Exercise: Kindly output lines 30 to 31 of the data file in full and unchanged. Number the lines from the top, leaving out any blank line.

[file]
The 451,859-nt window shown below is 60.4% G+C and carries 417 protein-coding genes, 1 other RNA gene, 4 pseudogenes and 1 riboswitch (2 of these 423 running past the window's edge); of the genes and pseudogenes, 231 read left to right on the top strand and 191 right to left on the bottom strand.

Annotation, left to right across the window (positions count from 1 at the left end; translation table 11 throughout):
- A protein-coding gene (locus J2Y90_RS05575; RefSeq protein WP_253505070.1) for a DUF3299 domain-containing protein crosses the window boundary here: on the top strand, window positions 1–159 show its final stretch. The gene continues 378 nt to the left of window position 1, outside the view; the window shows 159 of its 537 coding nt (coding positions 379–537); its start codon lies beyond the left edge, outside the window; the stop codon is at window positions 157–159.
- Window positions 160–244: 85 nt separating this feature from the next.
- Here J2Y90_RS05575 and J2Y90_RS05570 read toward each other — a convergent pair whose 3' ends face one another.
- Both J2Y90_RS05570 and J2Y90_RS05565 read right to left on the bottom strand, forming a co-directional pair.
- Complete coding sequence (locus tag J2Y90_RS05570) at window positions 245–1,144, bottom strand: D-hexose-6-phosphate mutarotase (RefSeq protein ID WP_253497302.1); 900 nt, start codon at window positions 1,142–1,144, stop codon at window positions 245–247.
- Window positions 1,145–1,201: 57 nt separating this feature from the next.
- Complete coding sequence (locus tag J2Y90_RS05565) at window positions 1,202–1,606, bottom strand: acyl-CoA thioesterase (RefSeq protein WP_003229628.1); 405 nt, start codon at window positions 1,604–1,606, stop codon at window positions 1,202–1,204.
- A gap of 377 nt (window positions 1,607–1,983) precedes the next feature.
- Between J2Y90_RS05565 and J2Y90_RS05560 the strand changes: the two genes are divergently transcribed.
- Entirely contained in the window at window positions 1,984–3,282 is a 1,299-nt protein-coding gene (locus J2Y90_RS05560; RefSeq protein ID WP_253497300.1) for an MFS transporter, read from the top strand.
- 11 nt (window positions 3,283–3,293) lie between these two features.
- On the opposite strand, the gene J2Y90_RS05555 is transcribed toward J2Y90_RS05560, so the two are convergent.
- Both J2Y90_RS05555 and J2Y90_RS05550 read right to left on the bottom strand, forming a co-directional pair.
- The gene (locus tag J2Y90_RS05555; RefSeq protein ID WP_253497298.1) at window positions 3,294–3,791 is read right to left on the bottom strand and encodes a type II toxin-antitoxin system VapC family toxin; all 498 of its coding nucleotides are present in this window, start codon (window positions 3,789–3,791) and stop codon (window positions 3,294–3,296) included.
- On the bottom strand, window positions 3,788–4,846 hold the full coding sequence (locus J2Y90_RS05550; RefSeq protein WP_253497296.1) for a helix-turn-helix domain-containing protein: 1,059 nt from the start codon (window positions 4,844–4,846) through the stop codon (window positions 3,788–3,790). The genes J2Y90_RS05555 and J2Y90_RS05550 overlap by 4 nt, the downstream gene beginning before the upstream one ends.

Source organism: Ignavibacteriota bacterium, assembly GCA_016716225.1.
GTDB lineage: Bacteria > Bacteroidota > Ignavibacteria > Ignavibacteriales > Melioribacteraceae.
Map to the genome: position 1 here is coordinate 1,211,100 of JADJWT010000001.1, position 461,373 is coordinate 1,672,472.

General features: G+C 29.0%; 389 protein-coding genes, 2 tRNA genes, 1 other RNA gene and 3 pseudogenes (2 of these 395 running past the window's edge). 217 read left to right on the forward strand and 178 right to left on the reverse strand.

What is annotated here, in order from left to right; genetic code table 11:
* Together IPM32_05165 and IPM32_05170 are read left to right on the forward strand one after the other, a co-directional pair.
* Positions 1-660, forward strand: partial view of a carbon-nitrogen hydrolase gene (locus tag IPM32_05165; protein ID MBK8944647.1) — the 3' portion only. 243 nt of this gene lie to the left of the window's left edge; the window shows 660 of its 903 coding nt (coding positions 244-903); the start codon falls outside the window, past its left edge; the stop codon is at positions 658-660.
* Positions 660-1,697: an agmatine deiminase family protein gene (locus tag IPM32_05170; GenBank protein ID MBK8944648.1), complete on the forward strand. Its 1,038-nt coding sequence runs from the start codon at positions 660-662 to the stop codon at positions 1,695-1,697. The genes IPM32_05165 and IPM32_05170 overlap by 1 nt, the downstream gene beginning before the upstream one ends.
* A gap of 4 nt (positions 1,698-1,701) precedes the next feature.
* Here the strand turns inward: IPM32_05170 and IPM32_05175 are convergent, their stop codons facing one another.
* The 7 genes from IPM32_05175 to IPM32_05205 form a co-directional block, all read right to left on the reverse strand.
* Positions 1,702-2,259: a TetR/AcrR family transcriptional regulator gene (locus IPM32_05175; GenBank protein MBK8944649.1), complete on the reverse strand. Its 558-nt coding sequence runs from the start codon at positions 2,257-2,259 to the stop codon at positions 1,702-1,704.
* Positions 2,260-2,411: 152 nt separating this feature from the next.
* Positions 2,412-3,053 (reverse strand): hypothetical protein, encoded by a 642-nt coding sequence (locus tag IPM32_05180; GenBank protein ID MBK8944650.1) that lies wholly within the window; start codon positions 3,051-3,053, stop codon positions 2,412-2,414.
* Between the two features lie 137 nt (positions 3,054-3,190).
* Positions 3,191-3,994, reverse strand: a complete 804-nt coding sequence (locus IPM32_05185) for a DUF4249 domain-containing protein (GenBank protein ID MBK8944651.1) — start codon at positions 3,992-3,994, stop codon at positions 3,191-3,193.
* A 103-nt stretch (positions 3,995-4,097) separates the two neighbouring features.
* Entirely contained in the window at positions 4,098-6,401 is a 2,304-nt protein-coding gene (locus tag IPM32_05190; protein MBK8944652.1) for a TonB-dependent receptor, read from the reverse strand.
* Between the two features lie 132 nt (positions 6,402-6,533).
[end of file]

* Positions 2,260-2,411: 152 nt separating this feature from the next.
* Positions 2,412-3,053 (reverse strand): hypothetical protein, encoded by a 642-nt coding sequence (locus tag IPM32_05180; GenBank protein ID MBK8944650.1) that lies wholly within the window; start codon positions 3,051-3,053, stop codon positions 2,412-2,414.